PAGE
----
Latin American Works from Kaaterskill Books

- by Michael Stillman

Kaaterskill14

Latin American Works from Kaaterskill Books

Kaaterskill Books recently published their Catalogue 14 entitled Latin America. Naturally, this includes a selection of books and ephemeral printings relating to the lands from Mexico to Chile. Anything pertaining to these lands is fair game for this catalogue, but we find a great number of works that pertain specifically to the revolutions which overthrew Spanish rule in the early 19th century. The rebellions initially began to appear around 1810, when conquering Napoleon threw the government of Spain into disarray. By the time Napoleon was pushed back, the residents of Latin America were determined not to let the Spanish reassert their authority in the American colonies. Rebellions grew until, by the 1820s, the Spanish were virtually removed from the Western Hemisphere. Here, now, are some of the items Kaaterskill Books is offering.

 

Item 26 is the first English edition of the founding account of Spanish Mexico:  The Despatches of Hernando Cortes, the Conqueror of Mexico, addressed to the Emperor Charles V. Cortes was a competent writer, but he never wrote a book about his conquest. His account is limited to five letters he wrote back to the King, three of which were translated for the first time into English for this title published in 1843 (one of the other five letters is lost). Cortes provides much valuable information about the Aztec Empire and its conquest, though his description is at least to some extent embellished by Cortes' desire to look good in the King's eyes. Priced at $150.

 

Item 4 presents an account of one of the earliest attempts at liberation in Spanish America:  The History of Don Francisco de Miranda's attempt to effect a Revolution in South America, in a series of letters. By a Gentleman who was an Officer under that General… The "gentleman" was James Briggs. Francisco de Miranda was an important figure in Venezuelan history. Born to a wealthy family, he traveled to the United States during the 1780s, meeting such luminaries as Washington and Jefferson. Perhaps they inspired him. He moved on to England where he advocated independence for Spain's American colonies. He was not exactly a democrat, advocating a huge empire with hereditary rulers, that would range all the way from the southern tip of South America to what is today the United States' Southwest. Nevertheless, Miranda next turned his attention to France where he fought for liberty. Naturally, as that revolution turned to terror, Miranda was swept up and imprisoned, but managed to avoid execution long enough to survive Robespierre. He later returned to England, and then to the United States, where he attempted to put together a filibustering expedition. It is that period which is described in this book. A few years later, Spain overrun by the French, Venezuela effectively achieved independence, but as the Spanish regained authority, Miranda's once allies turned him over to Spain. He spent the final four years of his life in a Spanish prison, where he died. Offered is a second edition of Briggs' work published in 1809. $100.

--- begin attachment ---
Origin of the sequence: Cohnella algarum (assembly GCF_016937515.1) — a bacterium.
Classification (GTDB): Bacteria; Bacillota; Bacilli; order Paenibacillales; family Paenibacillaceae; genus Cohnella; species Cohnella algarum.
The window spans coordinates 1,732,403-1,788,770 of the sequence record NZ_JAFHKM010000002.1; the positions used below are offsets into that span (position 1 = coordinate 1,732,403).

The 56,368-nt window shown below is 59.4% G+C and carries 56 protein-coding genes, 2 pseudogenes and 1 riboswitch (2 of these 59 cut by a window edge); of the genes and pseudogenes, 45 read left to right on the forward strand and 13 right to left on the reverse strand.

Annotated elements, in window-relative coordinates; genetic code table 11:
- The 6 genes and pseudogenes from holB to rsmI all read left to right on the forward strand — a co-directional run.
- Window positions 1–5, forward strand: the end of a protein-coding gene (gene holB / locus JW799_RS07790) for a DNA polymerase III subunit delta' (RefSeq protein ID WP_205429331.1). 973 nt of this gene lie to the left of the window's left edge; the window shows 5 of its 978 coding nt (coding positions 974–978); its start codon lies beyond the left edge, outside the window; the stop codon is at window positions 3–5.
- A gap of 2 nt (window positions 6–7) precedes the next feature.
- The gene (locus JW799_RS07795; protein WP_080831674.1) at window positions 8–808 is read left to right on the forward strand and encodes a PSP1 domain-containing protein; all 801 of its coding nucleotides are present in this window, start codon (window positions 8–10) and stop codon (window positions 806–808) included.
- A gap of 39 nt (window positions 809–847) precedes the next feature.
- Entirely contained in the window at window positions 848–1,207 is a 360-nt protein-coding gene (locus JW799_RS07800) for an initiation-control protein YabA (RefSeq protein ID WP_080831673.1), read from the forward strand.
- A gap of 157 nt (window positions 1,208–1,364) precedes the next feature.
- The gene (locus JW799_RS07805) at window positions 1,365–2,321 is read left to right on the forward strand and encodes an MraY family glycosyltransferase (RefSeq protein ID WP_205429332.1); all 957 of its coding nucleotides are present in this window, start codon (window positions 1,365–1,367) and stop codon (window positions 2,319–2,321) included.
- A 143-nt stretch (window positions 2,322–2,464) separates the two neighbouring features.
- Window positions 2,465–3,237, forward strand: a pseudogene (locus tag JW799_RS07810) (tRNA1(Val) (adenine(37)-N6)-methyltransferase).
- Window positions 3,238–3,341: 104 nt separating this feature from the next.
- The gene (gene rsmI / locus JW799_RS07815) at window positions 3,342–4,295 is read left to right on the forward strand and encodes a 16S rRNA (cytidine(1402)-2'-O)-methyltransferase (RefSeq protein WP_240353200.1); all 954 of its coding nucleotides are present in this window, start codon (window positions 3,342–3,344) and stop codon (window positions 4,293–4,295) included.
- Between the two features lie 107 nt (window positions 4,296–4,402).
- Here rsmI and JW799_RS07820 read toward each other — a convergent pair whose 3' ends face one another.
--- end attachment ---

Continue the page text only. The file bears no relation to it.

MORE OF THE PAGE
Item 91 is the second and conclusive report of General Jose de San Martin after the Battle of Maipu. It was the deciding battle for Chilean independence, a rout of the Spanish that enabled San Martin to quickly liberate Peru as well. The prior year, the Spanish had defeated San Martin in battle, but not conclusively. He regrouped and planned, and on April 5, 1818, he met the Spanish again. This time the results were different. The Spanish suffered 2,000 dead, 3,000 captured as prisoners, and the permanent loss of Chile as a colony. This report was issued as a broadside. $2,000.

 

Item 29 concerns another filibustering operation, though not one intended to bring freedom to Latin America. William Walker dreamed of heading a state in Central America, one which would welcome likeminded Americans to its territory. In 1853, he attempted to seize northern Mexico, but was repulsed. Undaunted, he brought a small army to Nicaragua, and this time, for a while, succeeded. Inserting himself in local political disputes, he made enough allies to seize power and name himself President in 1856. He then repealed the ban on slavery, hoping to gather immigrants and support from the American South sufficient to remain in power. He was unsuccessful. A coalition of forces from Central America forced him out. Walker returned to the United Sates, but made another attempt the following year. This time, he was arrested by the American Navy. This proved to be a controversial act, as Walker had many supporters, particularly in the South. President Buchanan, always supportive of the South and slavery, had the naval commander who arrested Walker, Hiram Paulding, relieved of duty. Item 29 is a defense of Paulding by Wisconsin Republican Senator James R. Doolittle:  Justification of Commodore Paulding's Arrest of Walker and his Command at Punta Gorda…Delivered…January 21st, 1858. Paulding would later be placed in charge of building up the fleet for the Civil War by President Lincoln. Doolittle would serve two terms in the senate and be a strong Lincoln supporter. And, Walker would make yet another attempt to take over Nicaragua in 1860, be captured by the British in Honduras, turned over to Honduran authorities, who executed him. $200.

 

Kaaterskill Books may be reached at 518-589-0555 or books@kaaterskillbooks.com. Their website is www.kaaterskillbooks.com.